Obsessed with Fidel and RaulDefenders of the status quo in U.S. policy toward Cuba charge that advocates for more effective policies are obsessed with “conducting business with the island’s totalitarian, repressive regime.” This is an interesting claim for two fundamental reasons: First, the fact that those who have worked so hard to keep a failed policy in place for over 50 years with the exclusive focus of hurting the Castro brothers would accuse others of being “obsessed.” Secondly, the allegation that those whose opinions are opposed their own are only interested in profiting from a commercial relationship with the regime.

Like an unfaithful spouse who accuses his wife of infidelity in order to masquerade his own indiscretions, defenders of the status quo accuse advocates of a change in U.S. policy toward Cuba of being “obsessed” with profiting from a commercial relationship with the regime in order to deflect attention from their own obsession with hurting the Castro brothers This exclusive focus directed a hurting the Castro brothers has come at a great cost for the Cuban people. Not only has this obsession been levied on the shoulders of the Cuban people who have suffered the effects of additional isolation and economic hardship, but it has also delayed the necessary process of change, in effect prolonging the Castro dictatorship and the suffering of the Cuban people. While placing the blame for the suffering of the Cuban people solely on the regime’s failed policies may help defenders of the status quo to clear their conscious, it ignores the fact that, while the regime’s failed policies are mainly to blame for the suffering of the Cuban people, U.S. sanctions and isolation no doubt contribute. 

Defenders of the status quo are right about one thing though; many of us who advocate for changes in U.S. policy toward Cuba are obsessed with something, we are obsessed with the Cuban people. As difficult as it may be for them to comprehend, our focus is not on the Castro brothers. As Yoani Sanchez points out in an August 5, 2010 editorial in the Washington Post: “Although he is once again in the news, it has been confirmed: Fidel Castro, fortunately, will never return,” a point Ms. Sanchez has made in several past articles: that Fidel is simply a part of Cuba’s past. Rather than obsess with Cuba’s past, some of us choose to concentrate on what we can do today to help the Cuban people. Our focus is not in hurting the Castro brothers, but in helping the Cuban people. We share the belief of a growing majority of Cuban democracy advocates on the island that U.S. policy, far from hastening a transition to democracy on the island, has actually contributed to the isolation of the Cuban people and delayed necessary processes of change.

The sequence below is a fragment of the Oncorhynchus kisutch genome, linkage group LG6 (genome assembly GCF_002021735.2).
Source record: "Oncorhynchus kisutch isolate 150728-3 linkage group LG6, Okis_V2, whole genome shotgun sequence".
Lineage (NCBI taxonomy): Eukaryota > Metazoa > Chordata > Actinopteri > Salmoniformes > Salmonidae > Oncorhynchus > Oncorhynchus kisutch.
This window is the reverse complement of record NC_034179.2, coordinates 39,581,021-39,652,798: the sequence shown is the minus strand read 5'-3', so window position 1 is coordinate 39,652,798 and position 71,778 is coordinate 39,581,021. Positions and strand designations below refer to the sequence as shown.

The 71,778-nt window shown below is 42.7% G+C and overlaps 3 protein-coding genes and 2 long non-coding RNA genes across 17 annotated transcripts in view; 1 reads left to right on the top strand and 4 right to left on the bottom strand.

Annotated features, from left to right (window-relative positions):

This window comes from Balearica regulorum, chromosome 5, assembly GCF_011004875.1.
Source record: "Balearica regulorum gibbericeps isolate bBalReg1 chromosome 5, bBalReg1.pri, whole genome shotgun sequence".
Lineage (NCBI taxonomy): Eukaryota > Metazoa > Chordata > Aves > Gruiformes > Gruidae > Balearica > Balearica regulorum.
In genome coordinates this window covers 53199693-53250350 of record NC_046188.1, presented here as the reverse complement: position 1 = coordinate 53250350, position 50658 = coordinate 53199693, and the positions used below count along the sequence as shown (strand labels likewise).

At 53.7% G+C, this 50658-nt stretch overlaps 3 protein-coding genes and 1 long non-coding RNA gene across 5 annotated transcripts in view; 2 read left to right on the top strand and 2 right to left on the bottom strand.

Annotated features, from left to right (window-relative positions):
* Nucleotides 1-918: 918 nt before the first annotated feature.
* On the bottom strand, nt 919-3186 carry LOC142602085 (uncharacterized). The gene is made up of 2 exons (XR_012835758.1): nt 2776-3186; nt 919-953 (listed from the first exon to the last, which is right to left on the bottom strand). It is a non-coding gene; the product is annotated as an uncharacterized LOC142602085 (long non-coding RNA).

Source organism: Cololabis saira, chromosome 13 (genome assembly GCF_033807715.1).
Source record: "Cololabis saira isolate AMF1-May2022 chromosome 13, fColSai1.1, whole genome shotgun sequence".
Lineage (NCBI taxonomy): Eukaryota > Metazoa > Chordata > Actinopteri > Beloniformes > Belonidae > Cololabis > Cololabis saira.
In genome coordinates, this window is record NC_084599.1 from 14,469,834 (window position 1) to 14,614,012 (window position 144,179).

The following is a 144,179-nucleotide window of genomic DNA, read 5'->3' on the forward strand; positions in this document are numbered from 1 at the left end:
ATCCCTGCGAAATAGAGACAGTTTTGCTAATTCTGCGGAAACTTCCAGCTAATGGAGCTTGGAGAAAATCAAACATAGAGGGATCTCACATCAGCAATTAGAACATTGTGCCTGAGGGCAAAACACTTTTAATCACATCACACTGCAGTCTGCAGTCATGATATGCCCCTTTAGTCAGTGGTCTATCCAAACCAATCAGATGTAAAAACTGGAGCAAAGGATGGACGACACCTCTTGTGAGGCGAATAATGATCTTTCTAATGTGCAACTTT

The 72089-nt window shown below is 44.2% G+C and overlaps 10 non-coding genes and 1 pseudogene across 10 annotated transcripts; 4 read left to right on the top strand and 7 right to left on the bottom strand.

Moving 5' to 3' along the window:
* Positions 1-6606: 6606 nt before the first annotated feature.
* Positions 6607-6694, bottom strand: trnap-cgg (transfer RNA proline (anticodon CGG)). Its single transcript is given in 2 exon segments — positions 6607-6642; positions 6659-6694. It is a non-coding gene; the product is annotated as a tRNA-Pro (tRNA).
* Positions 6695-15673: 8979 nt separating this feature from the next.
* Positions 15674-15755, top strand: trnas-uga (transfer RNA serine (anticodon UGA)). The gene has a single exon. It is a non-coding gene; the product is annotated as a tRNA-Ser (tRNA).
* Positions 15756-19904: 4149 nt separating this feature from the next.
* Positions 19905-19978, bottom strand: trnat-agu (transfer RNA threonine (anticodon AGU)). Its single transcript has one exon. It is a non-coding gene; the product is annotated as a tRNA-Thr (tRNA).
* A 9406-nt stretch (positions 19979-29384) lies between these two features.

The allegations that the intention of advocates of change in U.S. policy toward Cuba  is to benefit economically, is puzzling given how much they have benefited from the millions in U.S. democracy funds they have steered their way over the years. While many of organizations receiving these funds have worked to advance the cause of freedom in Cuba, many have done so while representing the interests of advocates of the status quo, a virtual lobbying arm paid for with taxpayer’s dollars. For almost 20 years, advocates of the status quo have benefited economically from the policies they have promoted. It is no wonder then that they fight so vehemently to maintain the status quo in the U.S. and on the island, as they, just like their counterparts in the Cuban government, risk loosing the most from change.

It is time that U.S. policy toward Cuba obsessed, not with hurting the Cuban regime, but with helping the Cuban people. If, in the process of helping the Cuban people our policies hurt the Cuban regime, then all the better, but this should not be the focus of our policy. Likewise, if in the process of hurting the Cuban regime, our policies have a negative collateral effect on the Cuban people, then we should not do so. If the goal of U.S. policy is to empower the Cuban people in order to bring about a peaceful transition to democracy on the island, then our focus of our policy should be on helping the Cuban people, not in hurting the Cuban regime. 



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